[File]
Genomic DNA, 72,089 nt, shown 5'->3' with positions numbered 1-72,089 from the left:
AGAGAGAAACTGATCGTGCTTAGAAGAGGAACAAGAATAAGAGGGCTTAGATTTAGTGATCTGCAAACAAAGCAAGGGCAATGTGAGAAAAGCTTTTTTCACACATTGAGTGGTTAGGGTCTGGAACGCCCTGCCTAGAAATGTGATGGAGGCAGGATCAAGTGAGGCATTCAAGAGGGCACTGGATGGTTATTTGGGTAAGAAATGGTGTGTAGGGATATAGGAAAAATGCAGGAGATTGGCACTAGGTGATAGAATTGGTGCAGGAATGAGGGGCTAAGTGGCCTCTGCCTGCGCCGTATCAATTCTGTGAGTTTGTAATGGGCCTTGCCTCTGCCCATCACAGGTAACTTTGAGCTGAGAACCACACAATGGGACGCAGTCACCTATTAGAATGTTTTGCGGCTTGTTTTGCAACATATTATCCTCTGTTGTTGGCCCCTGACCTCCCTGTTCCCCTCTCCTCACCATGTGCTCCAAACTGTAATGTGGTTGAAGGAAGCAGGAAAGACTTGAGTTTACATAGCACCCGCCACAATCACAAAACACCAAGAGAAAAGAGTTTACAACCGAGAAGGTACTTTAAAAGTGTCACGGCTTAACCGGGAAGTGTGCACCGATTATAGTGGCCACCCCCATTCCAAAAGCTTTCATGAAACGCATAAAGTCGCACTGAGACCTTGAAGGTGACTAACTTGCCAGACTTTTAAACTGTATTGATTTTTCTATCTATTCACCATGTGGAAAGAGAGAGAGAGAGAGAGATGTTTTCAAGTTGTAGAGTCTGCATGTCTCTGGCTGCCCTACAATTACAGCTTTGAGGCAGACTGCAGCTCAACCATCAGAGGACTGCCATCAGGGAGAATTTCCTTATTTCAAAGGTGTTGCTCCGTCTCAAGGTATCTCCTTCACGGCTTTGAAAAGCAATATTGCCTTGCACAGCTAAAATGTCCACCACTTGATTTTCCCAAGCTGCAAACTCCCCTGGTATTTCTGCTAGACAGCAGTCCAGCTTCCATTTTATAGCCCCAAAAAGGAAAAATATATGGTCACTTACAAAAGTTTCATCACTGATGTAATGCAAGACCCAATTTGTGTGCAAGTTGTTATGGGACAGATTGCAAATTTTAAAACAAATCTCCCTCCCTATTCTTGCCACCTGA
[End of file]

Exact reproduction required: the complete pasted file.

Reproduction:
Genomic DNA, 72,089 nt, shown 5'->3' with positions numbered 1-72,089 from the left:
AGAGAGAAACTGATCGTGCTTAGAAGAGGAACAAGAATAAGAGGGCTTAGATTTAGTGATCTGCAAACAAAGCAAGGGCAATGTGAGAAAAGCTTTTTTCACACATTGAGTGGTTAGGGTCTGGAACGCCCTGCCTAGAAATGTGATGGAGGCAGGATCAAGTGAGGCATTCAAGAGGGCACTGGATGGTTATTTGGGTAAGAAATGGTGTGTAGGGATATAGGAAAAATGCAGGAGATTGGCACTAGGTGATAGAATTGGTGCAGGAATGAGGGGCTAAGTGGCCTCTGCCTGCGCCGTATCAATTCTGTGAGTTTGTAATGGGCCTTGCCTCTGCCCATCACAGGTAACTTTGAGCTGAGAACCACACAATGGGACGCAGTCACCTATTAGAATGTTTTGCGGCTTGTTTTGCAACATATTATCCTCTGTTGTTGGCCCCTGACCTCCCTGTTCCCCTCTCCTCACCATGTGCTCCAAACTGTAATGTGGTTGAAGGAAGCAGGAAAGACTTGAGTTTACATAGCACCCGCCACAATCACAAAACACCAAGAGAAAAGAGTTTACAACCGAGAAGGTACTTTAAAAGTGTCACGGCTTAACCGGGAAGTGTGCACCGATTATAGTGGCCACCCCCATTCCAAAAGCTTTCATGAAACGCATAAAGTCGCACTGAGACCTTGAAGGTGACTAACTTGCCAGACTTTTAAACTGTATTGATTTTTCTATCTATTCACCATGTGGAAAGAGAGAGAGAGAGAGAGATGTTTTCAAGTTGTAGAGTCTGCATGTCTCTGGCTGCCCTACAATTACAGCTTTGAGGCAGACTGCAGCTCAACCATCAGAGGACTGCCATCAGGGAGAATTTCCTTATTTCAAAGGTGTTGCTCCGTCTCAAGGTATCTCCTTCACGGCTTTGAAAAGCAATATTGCCTTGCACAGCTAAAATGTCCACCACTTGATTTTCCCAAGCTGCAAACTCCCCTGGTATTTCTGCTAGACAGCAGTCCAGCTTCCATTTTATAGCCCCAAAAAGGAAAAATATATGGTCACTTACAAAAGTTTCATCACTGATGTAATGCAAGACCCAATTTGTGTGCAAGTTGTTATGGGACAGATTGCAAATTTTAAAACAAATCTCCCTCCCTATTCTTGCCACCTGA